Or as the city and the Transbay Joint Powers Authority prefer to think of it, Transbay as a neighborhood. “It’s an entirely new neighborhood,” says facility manager Martha Aragon Velez. “How often does a city get to do something like that?”

If the transit center is going to succeed—not just as a business venture and a way of unifying the pieces of the region’s transit needs, but also as a building that confers definition and identity onto the surrounding blocks—its best asset is the PWP-designed park on the roof.

Not necessarily because of the landscape itself (although it is shaping up to be quite lovely), but simply because, as a wide-open perch high above the streets, the park gives San Franciscans a place from which to confront and relate to the changing skyline.

On one end, the Salesforce Tower protrudes audaciously into the sky. On the other, a few blocks away, the Gothic grandeur of the PacBell Building keeps its peace. Between them, San Francisco’s past and present spreads out in a panorama of architecture and history.

Critics of the new, taller San Francisco sometimes find its scale disconcerting. “Manhattan was always tall, [...] very antithetical to the idea of San Francisco’s connection with nature,” Jasper Rubin, chair of Urban Studies at San Francisco State, said of the skyline in 2015.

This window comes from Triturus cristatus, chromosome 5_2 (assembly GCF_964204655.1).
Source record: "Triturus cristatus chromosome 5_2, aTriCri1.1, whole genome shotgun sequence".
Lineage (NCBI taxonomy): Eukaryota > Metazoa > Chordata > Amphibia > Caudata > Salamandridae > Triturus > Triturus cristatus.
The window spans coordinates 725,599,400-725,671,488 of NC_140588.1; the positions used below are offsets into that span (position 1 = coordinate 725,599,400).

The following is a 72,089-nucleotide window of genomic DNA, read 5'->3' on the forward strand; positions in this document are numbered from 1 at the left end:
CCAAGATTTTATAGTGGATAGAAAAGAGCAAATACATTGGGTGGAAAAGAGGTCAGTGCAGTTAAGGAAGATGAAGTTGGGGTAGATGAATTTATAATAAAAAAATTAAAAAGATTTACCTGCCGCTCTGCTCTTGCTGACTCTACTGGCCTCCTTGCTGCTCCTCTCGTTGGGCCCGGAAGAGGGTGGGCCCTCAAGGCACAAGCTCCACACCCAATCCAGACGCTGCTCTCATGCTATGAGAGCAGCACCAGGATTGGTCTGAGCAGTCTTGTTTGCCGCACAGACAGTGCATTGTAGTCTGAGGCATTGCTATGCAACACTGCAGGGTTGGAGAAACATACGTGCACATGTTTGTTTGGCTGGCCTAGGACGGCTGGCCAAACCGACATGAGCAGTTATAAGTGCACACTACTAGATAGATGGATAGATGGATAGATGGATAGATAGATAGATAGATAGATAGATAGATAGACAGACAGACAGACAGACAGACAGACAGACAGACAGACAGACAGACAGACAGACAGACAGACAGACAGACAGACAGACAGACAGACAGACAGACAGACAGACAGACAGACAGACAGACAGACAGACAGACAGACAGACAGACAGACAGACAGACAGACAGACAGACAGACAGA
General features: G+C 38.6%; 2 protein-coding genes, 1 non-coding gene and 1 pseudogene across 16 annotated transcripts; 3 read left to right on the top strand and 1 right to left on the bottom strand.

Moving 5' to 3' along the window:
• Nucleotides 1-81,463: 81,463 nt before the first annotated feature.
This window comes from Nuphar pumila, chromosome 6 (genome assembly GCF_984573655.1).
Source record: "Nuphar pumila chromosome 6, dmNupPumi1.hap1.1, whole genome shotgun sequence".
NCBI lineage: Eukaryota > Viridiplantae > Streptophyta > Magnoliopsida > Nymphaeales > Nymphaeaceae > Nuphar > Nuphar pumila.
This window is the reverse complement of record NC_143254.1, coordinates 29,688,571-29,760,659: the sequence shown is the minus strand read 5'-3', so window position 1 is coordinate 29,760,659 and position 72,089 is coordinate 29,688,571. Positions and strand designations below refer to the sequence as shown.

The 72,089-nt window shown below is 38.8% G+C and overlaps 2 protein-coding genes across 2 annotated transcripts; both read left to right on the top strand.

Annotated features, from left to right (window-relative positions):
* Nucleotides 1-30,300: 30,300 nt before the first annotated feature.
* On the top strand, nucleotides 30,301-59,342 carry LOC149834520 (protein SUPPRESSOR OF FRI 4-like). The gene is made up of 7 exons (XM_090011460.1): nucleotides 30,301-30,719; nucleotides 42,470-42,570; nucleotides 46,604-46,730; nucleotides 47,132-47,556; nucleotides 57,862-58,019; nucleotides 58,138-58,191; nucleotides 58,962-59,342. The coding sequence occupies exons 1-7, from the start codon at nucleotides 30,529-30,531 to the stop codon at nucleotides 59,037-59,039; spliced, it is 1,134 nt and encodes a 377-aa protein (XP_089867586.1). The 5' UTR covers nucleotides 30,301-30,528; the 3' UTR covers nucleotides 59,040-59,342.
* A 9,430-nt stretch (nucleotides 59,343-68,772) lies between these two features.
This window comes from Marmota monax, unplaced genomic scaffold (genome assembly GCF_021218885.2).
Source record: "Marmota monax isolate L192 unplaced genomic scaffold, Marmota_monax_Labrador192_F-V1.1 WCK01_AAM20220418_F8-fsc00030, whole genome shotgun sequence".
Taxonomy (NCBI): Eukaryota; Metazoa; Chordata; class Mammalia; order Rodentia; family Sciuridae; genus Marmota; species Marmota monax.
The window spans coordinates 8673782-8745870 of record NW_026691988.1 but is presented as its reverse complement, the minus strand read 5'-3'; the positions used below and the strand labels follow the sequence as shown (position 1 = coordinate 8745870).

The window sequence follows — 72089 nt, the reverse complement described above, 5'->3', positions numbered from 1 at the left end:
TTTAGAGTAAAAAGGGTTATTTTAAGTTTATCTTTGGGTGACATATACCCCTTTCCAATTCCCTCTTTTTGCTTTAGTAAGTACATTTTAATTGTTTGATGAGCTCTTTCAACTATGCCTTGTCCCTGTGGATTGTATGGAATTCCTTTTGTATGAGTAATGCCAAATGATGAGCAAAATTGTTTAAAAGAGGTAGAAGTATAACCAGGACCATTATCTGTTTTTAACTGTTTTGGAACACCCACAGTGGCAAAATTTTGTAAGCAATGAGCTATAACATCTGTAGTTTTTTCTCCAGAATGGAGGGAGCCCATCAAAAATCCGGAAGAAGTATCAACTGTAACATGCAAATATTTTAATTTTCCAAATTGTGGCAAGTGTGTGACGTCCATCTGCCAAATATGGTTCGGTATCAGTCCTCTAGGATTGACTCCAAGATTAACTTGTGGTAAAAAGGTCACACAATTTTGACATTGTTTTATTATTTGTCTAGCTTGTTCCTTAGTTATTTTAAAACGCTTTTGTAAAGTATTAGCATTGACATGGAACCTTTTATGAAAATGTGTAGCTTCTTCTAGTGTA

Indeed, it’s easy to feel overwhelmed and intimidated by the scale of new construction from street level. 

But from the roof of the transit center, with the skyline spread out like a buffet on all sides, the new scene appears a little more accessible. It’s helpful being able to look at the city eye-to-eye again.

Here’s a peek at the work still being done, along with everything you need to know about the incoming transportation collaboration over the next six months:

  • The substantial completion date for the first phase is December 22, 2017. “But that doesn’t mean buses will be running that day,” cautions Turchon. Coordinating the comings and goings of all of the transit agencies will take time in itself, and bus service won’t happen until early 2018.
  • Though originally budgeted at $1.9 billion, Turchon tells Curbed SF the final price tag will end up just under $2.26 billion. 
  • The entire building will run over 1 million square feet, one-tenth of that consisting of retail space.